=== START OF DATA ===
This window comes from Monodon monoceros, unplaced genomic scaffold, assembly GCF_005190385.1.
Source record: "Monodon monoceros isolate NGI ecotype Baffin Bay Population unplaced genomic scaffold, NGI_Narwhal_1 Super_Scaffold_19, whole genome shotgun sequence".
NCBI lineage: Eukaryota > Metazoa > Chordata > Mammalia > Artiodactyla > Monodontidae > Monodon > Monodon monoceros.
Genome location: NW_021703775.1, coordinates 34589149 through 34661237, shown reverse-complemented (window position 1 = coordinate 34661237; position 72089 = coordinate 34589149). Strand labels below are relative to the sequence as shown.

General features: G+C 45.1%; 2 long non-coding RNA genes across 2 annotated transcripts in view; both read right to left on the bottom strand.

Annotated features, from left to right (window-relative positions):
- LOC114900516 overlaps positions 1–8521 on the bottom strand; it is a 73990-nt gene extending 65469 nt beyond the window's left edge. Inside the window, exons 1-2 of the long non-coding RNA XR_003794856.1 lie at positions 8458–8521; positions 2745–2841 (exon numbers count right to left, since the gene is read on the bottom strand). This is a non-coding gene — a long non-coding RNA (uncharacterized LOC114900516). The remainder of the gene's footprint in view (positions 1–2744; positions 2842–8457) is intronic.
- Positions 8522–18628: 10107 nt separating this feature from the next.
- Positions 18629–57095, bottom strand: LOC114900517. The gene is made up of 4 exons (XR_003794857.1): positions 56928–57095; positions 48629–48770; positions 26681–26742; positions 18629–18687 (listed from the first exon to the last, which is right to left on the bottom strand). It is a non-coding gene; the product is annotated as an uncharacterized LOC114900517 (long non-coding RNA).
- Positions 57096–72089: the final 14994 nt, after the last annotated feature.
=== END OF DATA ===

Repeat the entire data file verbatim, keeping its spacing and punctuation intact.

This window comes from Monodon monoceros, unplaced genomic scaffold, assembly GCF_005190385.1.
Source record: "Monodon monoceros isolate NGI ecotype Baffin Bay Population unplaced genomic scaffold, NGI_Narwhal_1 Super_Scaffold_19, whole genome shotgun sequence".
NCBI lineage: Eukaryota > Metazoa > Chordata > Mammalia > Artiodactyla > Monodontidae > Monodon > Monodon monoceros.
Genome location: NW_021703775.1, coordinates 34589149 through 34661237, shown reverse-complemented (window position 1 = coordinate 34661237; position 72089 = coordinate 34589149). Strand labels below are relative to the sequence as shown.

General features: G+C 45.1%; 2 long non-coding RNA genes across 2 annotated transcripts in view; both read right to left on the bottom strand.

Annotated features, from left to right (window-relative positions):
- LOC114900516 overlaps positions 1–8521 on the bottom strand; it is a 73990-nt gene extending 65469 nt beyond the window's left edge. Inside the window, exons 1-2 of the long non-coding RNA XR_003794856.1 lie at positions 8458–8521; positions 2745–2841 (exon numbers count right to left, since the gene is read on the bottom strand). This is a non-coding gene — a long non-coding RNA (uncharacterized LOC114900516). The remainder of the gene's footprint in view (positions 1–2744; positions 2842–8457) is intronic.
- Positions 8522–18628: 10107 nt separating this feature from the next.
- Positions 18629–57095, bottom strand: LOC114900517. The gene is made up of 4 exons (XR_003794857.1): positions 56928–57095; positions 48629–48770; positions 26681–26742; positions 18629–18687 (listed from the first exon to the last, which is right to left on the bottom strand). It is a non-coding gene; the product is annotated as an uncharacterized LOC114900517 (long non-coding RNA).
- Positions 57096–72089: the final 14994 nt, after the last annotated feature.